As more women are realising what a magnificent exercise squats are for strength, mobility and all-round super human positivity, the incredible benefits of getting a barbell on their backs is inspiring more women to get in the weight area, yay! So, I wanted to write a public service announcement to all the new super woman sticking two fingers to weight-room anxiety and warn them about a smaller piece of kit you see around the gym which you might be tempted to use… the bar pad.
Here’s the bar pad in my gym. Keep reading to see what it’s actually useful for…
I get it, I know that a barbell isn’t the most comfortable thing to have on your shoulders, especially when you’re just starting out, I hated it to begin with too. So I can see why the bar pad could be appealing, it’s squishy and stops that nasty knurling digging into your skin.. This is why I want to highlight a few reasons why you need to put the bar pad down & step away, especially if you’re a beginner…
Forward Lean/Incorrect Position -
Using the pad changes where the bar sits on your back, putting it in a higher position, so your centre of gravity is now slightly further back, causing you to lean forward slightly to compensate & therefore putting more pressure on your lower back - not ideal! Not using the pad means that you can get the bar in a safer position (be that high bar or low bar) and properly understand the mechanics of the squat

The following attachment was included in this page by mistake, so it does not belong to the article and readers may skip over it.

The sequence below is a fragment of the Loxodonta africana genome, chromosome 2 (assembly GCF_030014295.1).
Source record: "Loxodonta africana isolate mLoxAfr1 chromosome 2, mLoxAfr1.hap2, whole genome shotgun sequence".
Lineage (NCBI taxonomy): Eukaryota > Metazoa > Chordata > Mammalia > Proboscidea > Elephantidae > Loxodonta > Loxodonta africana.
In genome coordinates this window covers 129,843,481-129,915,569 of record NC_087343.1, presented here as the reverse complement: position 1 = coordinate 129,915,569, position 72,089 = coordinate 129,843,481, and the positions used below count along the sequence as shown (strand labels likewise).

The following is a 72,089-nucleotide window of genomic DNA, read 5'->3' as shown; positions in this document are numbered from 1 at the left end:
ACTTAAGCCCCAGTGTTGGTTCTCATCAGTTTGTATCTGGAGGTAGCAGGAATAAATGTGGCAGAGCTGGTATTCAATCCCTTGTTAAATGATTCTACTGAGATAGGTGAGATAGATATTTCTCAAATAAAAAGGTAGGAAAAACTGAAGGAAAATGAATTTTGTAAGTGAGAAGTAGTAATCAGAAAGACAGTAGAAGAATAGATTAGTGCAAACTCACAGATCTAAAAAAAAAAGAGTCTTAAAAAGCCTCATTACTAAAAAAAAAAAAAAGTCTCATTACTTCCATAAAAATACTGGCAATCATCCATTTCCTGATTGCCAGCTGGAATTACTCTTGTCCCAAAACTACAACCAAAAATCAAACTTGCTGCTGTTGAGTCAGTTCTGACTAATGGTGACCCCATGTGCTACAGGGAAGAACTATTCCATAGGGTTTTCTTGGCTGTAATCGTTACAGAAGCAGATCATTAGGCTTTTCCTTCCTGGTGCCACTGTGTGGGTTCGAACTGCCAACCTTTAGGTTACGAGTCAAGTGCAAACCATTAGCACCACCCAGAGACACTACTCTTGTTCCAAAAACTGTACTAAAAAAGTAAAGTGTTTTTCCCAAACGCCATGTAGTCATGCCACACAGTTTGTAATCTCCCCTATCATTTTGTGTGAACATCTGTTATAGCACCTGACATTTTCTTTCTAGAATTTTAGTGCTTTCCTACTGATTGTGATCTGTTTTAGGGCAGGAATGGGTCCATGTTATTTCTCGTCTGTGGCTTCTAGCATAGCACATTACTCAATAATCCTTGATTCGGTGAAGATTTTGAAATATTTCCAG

The bar is more likely to roll or slip down your back - this is rare but can happen - and could cause you to lose balance or even lose control of the bar.
That’s right, the bar pad will become useless eventually. Once you start getting stronger and the weight starts getting heavier (go you!) then the pad is going to compress down and the bar will start digging in again - only this time you haven’t got used to it with the smaller weights, so suddenly you have this much heavier weight pressing into your shoulders.
The solution? Practice makes perfect -
Understand correct positioning of the bar on your back, it should feel secure and comfortable (not moving around pressing on any bones)
Experiment with high bar vs low bar, you may find one or the other more comfortable depending on your own mobility or body proportions - Create a 'shelf' with your rear deltoid muscles for low bar or sit the bar on your upper trapezius muscles for high bar
Try out a narrower or wider grip, often simply changing the width of your grip can solve any issues you have with bar positioning
And most importantly -
If you’re experiencing pain in your neck, or pain anywhere, while squatting then seek help from a professional.
Using a bar pad to make your workout more comfortable could just be masking a more serious problem.
But! The bar pad isn’t all bad, I have one in my gym and would certainly recommend using it to protect your hip during Hip Thrusts/Glute Bridge.
The bar pad does have its place in the gym… it just isn’t on your back!
As always, if you want any help learning about the bar position or anything else related to becoming your new super strong self then let me know !